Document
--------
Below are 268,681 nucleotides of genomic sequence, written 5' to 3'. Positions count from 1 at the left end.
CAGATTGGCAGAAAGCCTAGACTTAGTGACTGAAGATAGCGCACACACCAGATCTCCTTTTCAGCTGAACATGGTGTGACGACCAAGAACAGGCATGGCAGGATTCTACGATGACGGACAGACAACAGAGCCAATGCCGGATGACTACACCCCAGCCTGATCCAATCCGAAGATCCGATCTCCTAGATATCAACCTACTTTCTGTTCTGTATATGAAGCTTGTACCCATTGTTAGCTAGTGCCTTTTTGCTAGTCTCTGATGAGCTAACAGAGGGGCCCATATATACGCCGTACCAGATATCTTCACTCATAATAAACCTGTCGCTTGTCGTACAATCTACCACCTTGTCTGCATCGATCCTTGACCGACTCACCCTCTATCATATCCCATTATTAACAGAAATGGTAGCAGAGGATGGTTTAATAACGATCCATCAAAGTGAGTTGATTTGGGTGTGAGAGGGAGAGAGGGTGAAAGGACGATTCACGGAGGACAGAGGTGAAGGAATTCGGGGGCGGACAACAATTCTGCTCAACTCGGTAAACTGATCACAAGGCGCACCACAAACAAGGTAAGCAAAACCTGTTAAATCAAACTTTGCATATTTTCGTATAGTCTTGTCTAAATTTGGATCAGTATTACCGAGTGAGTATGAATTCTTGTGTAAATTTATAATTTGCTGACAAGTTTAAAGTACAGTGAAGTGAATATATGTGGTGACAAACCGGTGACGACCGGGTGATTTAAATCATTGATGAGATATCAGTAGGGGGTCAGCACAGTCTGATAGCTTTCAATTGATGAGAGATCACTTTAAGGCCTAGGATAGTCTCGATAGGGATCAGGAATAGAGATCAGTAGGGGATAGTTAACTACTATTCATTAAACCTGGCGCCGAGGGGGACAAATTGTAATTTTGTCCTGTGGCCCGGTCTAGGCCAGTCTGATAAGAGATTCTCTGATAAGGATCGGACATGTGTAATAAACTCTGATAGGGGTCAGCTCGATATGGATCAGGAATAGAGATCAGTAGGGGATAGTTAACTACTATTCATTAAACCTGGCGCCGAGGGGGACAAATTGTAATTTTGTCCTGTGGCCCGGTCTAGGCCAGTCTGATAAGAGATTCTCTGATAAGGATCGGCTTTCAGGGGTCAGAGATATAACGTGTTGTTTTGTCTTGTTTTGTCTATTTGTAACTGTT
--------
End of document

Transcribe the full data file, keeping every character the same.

Below are 268,681 nucleotides of genomic sequence, written 5' to 3'. Positions count from 1 at the left end.
CAGATTGGCAGAAAGCCTAGACTTAGTGACTGAAGATAGCGCACACACCAGATCTCCTTTTCAGCTGAACATGGTGTGACGACCAAGAACAGGCATGGCAGGATTCTACGATGACGGACAGACAACAGAGCCAATGCCGGATGACTACACCCCAGCCTGATCCAATCCGAAGATCCGATCTCCTAGATATCAACCTACTTTCTGTTCTGTATATGAAGCTTGTACCCATTGTTAGCTAGTGCCTTTTTGCTAGTCTCTGATGAGCTAACAGAGGGGCCCATATATACGCCGTACCAGATATCTTCACTCATAATAAACCTGTCGCTTGTCGTACAATCTACCACCTTGTCTGCATCGATCCTTGACCGACTCACCCTCTATCATATCCCATTATTAACAGAAATGGTAGCAGAGGATGGTTTAATAACGATCCATCAAAGTGAGTTGATTTGGGTGTGAGAGGGAGAGAGGGTGAAAGGACGATTCACGGAGGACAGAGGTGAAGGAATTCGGGGGCGGACAACAATTCTGCTCAACTCGGTAAACTGATCACAAGGCGCACCACAAACAAGGTAAGCAAAACCTGTTAAATCAAACTTTGCATATTTTCGTATAGTCTTGTCTAAATTTGGATCAGTATTACCGAGTGAGTATGAATTCTTGTGTAAATTTATAATTTGCTGACAAGTTTAAAGTACAGTGAAGTGAATATATGTGGTGACAAACCGGTGACGACCGGGTGATTTAAATCATTGATGAGATATCAGTAGGGGGTCAGCACAGTCTGATAGCTTTCAATTGATGAGAGATCACTTTAAGGCCTAGGATAGTCTCGATAGGGATCAGGAATAGAGATCAGTAGGGGATAGTTAACTACTATTCATTAAACCTGGCGCCGAGGGGGACAAATTGTAATTTTGTCCTGTGGCCCGGTCTAGGCCAGTCTGATAAGAGATTCTCTGATAAGGATCGGACATGTGTAATAAACTCTGATAGGGGTCAGCTCGATATGGATCAGGAATAGAGATCAGTAGGGGATAGTTAACTACTATTCATTAAACCTGGCGCCGAGGGGGACAAATTGTAATTTTGTCCTGTGGCCCGGTCTAGGCCAGTCTGATAAGAGATTCTCTGATAAGGATCGGCTTTCAGGGGTCAGAGATATAACGTGTTGTTTTGTCTTGTTTTGTCTATTTGTAACTGTT